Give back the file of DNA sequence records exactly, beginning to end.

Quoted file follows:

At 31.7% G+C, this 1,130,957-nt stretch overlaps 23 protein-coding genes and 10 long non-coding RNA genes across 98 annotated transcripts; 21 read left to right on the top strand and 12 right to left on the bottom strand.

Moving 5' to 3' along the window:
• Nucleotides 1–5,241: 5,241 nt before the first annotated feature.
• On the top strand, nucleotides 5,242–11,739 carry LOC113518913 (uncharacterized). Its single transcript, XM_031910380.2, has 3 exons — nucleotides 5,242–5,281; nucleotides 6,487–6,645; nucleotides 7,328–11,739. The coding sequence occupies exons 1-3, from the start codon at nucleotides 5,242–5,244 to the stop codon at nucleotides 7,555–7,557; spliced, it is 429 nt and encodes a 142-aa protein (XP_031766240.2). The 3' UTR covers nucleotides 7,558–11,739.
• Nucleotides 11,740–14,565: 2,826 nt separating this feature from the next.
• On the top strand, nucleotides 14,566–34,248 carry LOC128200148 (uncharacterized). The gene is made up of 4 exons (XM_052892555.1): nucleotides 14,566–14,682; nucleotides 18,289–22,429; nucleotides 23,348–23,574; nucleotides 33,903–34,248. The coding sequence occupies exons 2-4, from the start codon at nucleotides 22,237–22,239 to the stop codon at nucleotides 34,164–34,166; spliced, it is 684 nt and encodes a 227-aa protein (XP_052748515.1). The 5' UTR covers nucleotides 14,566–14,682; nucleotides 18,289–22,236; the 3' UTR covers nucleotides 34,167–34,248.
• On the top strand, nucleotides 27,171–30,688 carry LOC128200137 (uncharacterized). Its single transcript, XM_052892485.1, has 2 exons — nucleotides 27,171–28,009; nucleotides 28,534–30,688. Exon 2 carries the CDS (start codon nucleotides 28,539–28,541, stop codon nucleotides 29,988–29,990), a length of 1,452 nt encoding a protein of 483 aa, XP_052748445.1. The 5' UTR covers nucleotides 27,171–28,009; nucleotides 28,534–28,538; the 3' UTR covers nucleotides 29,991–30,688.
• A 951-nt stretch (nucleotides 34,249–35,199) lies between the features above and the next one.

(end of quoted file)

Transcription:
At 31.7% G+C, this 1,130,957-nt stretch overlaps 23 protein-coding genes and 10 long non-coding RNA genes across 98 annotated transcripts; 21 read left to right on the top strand and 12 right to left on the bottom strand.

Moving 5' to 3' along the window:
• Nucleotides 1–5,241: 5,241 nt before the first annotated feature.
• On the top strand, nucleotides 5,242–11,739 carry LOC113518913 (uncharacterized). Its single transcript, XM_031910380.2, has 3 exons — nucleotides 5,242–5,281; nucleotides 6,487–6,645; nucleotides 7,328–11,739. The coding sequence occupies exons 1-3, from the start codon at nucleotides 5,242–5,244 to the stop codon at nucleotides 7,555–7,557; spliced, it is 429 nt and encodes a 142-aa protein (XP_031766240.2). The 3' UTR covers nucleotides 7,558–11,739.
• Nucleotides 11,740–14,565: 2,826 nt separating this feature from the next.
• On the top strand, nucleotides 14,566–34,248 carry LOC128200148 (uncharacterized). The gene is made up of 4 exons (XM_052892555.1): nucleotides 14,566–14,682; nucleotides 18,289–22,429; nucleotides 23,348–23,574; nucleotides 33,903–34,248. The coding sequence occupies exons 2-4, from the start codon at nucleotides 22,237–22,239 to the stop codon at nucleotides 34,164–34,166; spliced, it is 684 nt and encodes a 227-aa protein (XP_052748515.1). The 5' UTR covers nucleotides 14,566–14,682; nucleotides 18,289–22,236; the 3' UTR covers nucleotides 34,167–34,248.
• On the top strand, nucleotides 27,171–30,688 carry LOC128200137 (uncharacterized). Its single transcript, XM_052892485.1, has 2 exons — nucleotides 27,171–28,009; nucleotides 28,534–30,688. Exon 2 carries the CDS (start codon nucleotides 28,539–28,541, stop codon nucleotides 29,988–29,990), a length of 1,452 nt encoding a protein of 483 aa, XP_052748445.1. The 5' UTR covers nucleotides 27,171–28,009; nucleotides 28,534–28,538; the 3' UTR covers nucleotides 29,991–30,688.
• A 951-nt stretch (nucleotides 34,249–35,199) lies between the features above and the next one.